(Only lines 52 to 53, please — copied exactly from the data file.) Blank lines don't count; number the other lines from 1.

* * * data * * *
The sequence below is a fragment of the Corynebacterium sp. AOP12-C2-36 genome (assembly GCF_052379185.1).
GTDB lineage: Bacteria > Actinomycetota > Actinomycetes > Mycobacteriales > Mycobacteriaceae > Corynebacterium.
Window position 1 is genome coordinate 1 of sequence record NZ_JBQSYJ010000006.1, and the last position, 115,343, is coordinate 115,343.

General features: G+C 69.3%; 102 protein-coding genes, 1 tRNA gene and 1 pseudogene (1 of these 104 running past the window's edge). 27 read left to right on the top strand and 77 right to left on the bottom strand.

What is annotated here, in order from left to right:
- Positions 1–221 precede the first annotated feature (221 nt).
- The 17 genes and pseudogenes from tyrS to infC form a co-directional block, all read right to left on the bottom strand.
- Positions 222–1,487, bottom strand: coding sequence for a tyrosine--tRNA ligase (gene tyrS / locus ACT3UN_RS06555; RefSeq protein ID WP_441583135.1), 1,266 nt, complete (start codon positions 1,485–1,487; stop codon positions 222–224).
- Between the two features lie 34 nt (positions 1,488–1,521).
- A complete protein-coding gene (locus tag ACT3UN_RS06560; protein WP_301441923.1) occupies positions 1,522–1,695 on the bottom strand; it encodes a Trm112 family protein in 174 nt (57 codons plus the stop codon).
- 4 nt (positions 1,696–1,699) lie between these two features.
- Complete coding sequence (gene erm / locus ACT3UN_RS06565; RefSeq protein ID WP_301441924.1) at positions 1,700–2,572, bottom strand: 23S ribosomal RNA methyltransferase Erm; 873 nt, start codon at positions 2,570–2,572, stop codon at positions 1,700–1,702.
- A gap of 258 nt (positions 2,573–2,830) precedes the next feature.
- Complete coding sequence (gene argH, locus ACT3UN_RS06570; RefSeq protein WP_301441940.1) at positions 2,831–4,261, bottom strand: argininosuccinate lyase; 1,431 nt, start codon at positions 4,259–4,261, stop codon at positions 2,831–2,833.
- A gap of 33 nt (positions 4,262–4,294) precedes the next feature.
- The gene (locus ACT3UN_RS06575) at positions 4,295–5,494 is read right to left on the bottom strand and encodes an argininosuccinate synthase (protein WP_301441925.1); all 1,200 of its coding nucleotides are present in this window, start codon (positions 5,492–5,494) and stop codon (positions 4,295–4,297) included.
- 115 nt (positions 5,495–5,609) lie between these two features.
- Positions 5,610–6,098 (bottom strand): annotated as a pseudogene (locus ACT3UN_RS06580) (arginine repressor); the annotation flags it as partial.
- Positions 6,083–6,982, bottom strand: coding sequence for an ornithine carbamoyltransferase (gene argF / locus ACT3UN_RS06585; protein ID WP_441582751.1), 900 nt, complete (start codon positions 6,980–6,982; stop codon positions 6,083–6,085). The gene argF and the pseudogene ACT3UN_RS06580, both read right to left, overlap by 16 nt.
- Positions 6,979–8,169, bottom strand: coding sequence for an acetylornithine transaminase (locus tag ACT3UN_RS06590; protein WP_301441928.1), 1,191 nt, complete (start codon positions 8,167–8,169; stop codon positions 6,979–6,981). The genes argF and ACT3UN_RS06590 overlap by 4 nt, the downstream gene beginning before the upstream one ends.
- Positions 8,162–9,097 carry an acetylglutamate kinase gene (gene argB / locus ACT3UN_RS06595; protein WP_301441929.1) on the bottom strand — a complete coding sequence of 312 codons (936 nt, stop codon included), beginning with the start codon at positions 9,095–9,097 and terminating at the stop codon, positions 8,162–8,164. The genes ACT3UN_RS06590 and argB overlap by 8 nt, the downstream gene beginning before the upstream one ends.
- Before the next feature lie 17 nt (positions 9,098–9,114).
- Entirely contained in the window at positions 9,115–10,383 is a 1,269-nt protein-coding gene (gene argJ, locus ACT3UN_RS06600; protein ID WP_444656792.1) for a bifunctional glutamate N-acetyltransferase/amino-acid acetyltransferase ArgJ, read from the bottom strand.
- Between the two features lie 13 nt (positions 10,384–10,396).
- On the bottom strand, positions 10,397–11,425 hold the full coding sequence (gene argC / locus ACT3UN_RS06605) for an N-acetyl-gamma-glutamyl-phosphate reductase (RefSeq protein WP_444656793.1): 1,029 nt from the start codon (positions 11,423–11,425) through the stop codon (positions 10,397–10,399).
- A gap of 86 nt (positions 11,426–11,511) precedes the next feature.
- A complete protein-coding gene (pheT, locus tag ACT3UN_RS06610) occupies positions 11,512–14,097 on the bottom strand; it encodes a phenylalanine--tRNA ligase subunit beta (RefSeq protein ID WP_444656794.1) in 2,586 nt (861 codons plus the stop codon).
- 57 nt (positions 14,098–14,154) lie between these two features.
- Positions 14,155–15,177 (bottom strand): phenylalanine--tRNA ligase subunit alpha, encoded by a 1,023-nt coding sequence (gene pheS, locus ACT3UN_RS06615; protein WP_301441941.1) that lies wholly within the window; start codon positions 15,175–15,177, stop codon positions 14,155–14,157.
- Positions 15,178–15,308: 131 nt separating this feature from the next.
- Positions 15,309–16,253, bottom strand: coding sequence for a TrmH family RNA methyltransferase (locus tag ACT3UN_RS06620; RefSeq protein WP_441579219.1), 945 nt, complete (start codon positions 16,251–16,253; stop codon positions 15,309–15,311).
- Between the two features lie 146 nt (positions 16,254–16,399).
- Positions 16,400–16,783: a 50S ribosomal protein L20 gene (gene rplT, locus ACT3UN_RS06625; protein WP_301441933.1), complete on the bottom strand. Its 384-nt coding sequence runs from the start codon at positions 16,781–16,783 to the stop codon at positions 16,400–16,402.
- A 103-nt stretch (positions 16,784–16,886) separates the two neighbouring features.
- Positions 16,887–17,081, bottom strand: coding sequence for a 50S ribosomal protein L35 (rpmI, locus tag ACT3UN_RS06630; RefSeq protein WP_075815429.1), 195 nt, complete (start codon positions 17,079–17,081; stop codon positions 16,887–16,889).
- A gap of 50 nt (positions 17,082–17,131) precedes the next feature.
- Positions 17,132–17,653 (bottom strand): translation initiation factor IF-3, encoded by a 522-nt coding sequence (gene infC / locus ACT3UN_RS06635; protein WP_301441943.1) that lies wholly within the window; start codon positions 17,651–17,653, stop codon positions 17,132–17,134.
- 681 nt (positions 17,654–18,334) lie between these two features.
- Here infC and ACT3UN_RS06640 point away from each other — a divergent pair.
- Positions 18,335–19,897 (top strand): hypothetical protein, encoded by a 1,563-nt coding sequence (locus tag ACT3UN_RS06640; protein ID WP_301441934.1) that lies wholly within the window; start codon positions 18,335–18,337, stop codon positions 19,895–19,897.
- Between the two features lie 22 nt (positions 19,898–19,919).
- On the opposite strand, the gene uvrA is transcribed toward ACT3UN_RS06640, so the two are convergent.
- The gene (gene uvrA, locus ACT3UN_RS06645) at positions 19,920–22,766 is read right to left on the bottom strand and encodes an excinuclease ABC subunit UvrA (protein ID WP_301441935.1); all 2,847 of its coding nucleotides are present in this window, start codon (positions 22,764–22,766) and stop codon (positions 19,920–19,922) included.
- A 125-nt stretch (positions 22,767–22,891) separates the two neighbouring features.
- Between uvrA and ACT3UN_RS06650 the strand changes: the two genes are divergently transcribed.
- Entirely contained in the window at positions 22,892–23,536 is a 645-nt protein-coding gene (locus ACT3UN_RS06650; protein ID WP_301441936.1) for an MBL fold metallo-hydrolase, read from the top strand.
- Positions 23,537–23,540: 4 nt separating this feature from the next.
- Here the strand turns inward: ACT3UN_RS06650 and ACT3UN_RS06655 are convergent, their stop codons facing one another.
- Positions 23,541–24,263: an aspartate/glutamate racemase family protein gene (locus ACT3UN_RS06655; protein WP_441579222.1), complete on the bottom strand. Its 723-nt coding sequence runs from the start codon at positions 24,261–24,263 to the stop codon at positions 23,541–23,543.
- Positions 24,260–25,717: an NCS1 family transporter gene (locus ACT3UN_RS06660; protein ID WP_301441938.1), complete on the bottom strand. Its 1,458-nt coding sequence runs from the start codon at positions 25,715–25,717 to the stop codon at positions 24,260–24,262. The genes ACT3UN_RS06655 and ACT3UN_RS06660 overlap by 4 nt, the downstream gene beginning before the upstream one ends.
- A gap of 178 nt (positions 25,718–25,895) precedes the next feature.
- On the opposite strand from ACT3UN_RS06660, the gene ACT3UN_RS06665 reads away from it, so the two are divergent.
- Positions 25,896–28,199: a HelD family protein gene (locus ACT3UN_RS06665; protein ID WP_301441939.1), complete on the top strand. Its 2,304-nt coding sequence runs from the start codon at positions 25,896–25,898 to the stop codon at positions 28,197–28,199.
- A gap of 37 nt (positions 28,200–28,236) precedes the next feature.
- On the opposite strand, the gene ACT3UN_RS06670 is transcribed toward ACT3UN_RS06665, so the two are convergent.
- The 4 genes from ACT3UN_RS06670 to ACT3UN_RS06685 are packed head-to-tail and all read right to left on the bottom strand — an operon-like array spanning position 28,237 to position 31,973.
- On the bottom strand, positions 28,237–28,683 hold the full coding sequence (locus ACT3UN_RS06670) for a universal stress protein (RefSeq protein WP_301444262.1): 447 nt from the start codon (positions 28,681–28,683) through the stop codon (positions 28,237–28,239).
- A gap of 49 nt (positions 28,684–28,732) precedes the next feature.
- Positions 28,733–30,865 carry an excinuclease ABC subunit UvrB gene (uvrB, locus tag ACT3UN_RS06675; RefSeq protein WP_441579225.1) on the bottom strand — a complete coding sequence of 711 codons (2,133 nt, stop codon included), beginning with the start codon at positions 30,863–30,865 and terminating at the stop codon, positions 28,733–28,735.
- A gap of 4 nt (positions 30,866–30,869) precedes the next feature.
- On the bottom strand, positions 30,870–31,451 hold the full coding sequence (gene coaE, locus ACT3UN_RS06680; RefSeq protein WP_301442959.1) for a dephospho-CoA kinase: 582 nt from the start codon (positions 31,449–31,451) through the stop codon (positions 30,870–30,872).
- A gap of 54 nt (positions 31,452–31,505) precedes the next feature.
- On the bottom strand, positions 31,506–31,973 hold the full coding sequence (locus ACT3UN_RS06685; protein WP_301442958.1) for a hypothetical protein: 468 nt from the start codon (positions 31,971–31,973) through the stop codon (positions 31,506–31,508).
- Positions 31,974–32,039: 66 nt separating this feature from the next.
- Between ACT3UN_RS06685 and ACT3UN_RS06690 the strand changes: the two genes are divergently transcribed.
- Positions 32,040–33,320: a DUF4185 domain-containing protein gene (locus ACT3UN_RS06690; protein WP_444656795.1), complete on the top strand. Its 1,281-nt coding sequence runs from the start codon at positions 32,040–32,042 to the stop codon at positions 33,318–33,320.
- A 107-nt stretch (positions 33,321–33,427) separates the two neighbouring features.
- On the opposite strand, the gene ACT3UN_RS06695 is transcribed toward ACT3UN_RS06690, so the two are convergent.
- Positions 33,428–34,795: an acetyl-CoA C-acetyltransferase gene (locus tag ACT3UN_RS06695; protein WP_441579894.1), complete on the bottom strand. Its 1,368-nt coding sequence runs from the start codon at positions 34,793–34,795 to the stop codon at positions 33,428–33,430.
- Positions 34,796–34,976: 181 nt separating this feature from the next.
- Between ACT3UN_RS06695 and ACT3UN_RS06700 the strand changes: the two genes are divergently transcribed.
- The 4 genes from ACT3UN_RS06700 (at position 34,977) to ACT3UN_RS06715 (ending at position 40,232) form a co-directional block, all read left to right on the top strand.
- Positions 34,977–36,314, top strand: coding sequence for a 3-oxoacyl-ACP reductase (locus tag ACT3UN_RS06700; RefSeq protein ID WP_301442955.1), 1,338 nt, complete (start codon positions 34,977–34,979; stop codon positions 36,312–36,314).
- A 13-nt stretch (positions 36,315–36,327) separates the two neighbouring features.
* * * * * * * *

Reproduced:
- On the opposite strand from ACT3UN_RS06660, the gene ACT3UN_RS06665 reads away from it, so the two are divergent.
- Positions 25,896–28,199: a HelD family protein gene (locus ACT3UN_RS06665; protein ID WP_301441939.1), complete on the top strand. Its 2,304-nt coding sequence runs from the start codon at positions 25,896–25,898 to the stop codon at positions 28,197–28,199.